Your Shared Ownership questions answered

Roger Knight is Newbury Building Society’s Lending Manager and in-house Shared Ownership expert.

He and his team help to arrange mortgages for people who want to buy a Shared Ownership property. This includes first-time buyers looking to step onto the property and those looking to purchase affordably.

Roger was previously interviewed by Sovereign Living Housing Association to answer some of their burning questions about Shared Ownership.

You can find the full interview below.

What is a Shared Ownership mortgage?

How do I find a mortgage lender?

“You could go straight to the High Street or scour the internet, but I’d suggest either coming to speak to us or consulting with the housing association your property is with. For example, if the property you have your eye on is with Sovereign Living, their Independent Financial Advisers (IFAs) is your first port of call. They’ll know who best to deal with, as not all lenders offer shared ownership mortgages.” 

What information will I need to give when I apply?

“Details of the income you bring home each month, with documents to back that up. You also need to tell us what you pay out – credit card and loan repayments, for example. When you boil it down, it’s about whether you can afford to pay back what you borrow.”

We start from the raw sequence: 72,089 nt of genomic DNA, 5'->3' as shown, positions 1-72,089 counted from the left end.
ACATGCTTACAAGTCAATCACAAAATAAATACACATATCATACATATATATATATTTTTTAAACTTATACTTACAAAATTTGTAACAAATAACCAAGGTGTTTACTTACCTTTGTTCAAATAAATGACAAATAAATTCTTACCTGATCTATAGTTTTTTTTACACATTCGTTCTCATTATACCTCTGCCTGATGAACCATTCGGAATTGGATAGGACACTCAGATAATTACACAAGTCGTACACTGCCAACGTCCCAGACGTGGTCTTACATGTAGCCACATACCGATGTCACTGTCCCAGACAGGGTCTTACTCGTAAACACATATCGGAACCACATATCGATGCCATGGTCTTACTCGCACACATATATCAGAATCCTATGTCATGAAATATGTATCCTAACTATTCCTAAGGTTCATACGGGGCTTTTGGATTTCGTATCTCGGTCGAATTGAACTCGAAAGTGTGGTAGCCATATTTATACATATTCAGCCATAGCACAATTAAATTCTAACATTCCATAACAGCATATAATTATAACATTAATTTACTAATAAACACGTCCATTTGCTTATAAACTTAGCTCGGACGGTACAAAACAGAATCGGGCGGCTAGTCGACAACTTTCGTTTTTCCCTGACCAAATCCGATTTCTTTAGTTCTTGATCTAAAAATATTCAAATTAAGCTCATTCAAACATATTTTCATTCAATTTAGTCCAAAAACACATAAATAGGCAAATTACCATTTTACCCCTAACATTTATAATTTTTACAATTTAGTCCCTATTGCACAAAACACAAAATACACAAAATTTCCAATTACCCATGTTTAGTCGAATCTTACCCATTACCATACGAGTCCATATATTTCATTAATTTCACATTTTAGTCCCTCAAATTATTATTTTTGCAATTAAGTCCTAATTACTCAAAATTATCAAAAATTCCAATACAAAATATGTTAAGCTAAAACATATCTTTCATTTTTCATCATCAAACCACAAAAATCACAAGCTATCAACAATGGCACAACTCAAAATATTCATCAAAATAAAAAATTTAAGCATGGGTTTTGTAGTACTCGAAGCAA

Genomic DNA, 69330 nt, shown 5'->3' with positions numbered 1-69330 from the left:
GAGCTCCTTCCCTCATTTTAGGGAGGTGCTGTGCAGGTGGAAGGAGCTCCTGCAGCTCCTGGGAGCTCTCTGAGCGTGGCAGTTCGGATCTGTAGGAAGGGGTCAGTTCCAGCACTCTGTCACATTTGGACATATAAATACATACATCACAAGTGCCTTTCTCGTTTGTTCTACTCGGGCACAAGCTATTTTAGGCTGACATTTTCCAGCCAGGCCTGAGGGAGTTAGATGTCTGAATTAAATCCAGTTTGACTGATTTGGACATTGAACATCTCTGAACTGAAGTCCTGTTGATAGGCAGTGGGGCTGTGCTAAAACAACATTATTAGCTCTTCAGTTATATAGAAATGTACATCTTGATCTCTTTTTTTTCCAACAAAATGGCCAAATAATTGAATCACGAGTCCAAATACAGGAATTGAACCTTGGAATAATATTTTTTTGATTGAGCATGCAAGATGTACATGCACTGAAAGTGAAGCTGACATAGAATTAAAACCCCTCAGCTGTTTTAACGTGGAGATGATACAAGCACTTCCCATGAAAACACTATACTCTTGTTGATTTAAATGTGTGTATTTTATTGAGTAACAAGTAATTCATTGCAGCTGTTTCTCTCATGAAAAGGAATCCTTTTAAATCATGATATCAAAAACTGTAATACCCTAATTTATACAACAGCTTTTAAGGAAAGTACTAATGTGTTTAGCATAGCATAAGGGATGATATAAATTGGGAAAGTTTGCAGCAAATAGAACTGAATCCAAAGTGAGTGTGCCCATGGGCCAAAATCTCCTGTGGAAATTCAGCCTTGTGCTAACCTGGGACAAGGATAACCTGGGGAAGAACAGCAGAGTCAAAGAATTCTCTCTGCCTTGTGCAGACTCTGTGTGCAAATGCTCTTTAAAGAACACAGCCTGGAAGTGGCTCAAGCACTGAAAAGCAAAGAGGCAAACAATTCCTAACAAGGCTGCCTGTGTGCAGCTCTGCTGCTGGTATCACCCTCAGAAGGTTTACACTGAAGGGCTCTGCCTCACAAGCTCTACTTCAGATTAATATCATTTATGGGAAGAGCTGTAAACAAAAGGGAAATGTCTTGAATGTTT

How much can I borrow?

“As a rule of thumb, add up your earnings for the year before tax, then multiply the total by four. If you have credit cards or loans, you’ll need to subtract the annual repayments from your earnings, along with any rent you’ll be paying on your home.” 

What kind of deposit should I be saving for?

“The bigger the better! At minimum, 5% of the share you’re buying. If you can make it up to 10% that gives you more options; the more you can put in, the more lenders you can choose from, and a higher number of cheaper products will be available to you.” 

Are there additional costs to pay?

“Yes – the lender will charge an arrangement fee. Don’t forget you may also need to pay application fees, valuation fees, solicitors’ fees and stamp duty.” 

Why do some people obtain a mortgage in principle, but then get declined when they submit a full application?

“Lenders make a decision in principle based on a conversation, and don’t do a credit check until you actually apply. It could be that something comes to light at that point in the process, or the figures in the paperwork don’t add up, that makes them think they should step away from the applicant.” 

I don’t have a good credit score – what are the chances of me getting a mortgage?

“It’s still possible. Many people who don’t have a good credit score have simply never used credit, so not all lenders use credit scores to make their decisions. Some will do a credit check instead, which involves looking at your background and making sure you’ve paid your bills and rent on time, and that there’s no bad credit in your history.” 

How can I improve my credit score for the future?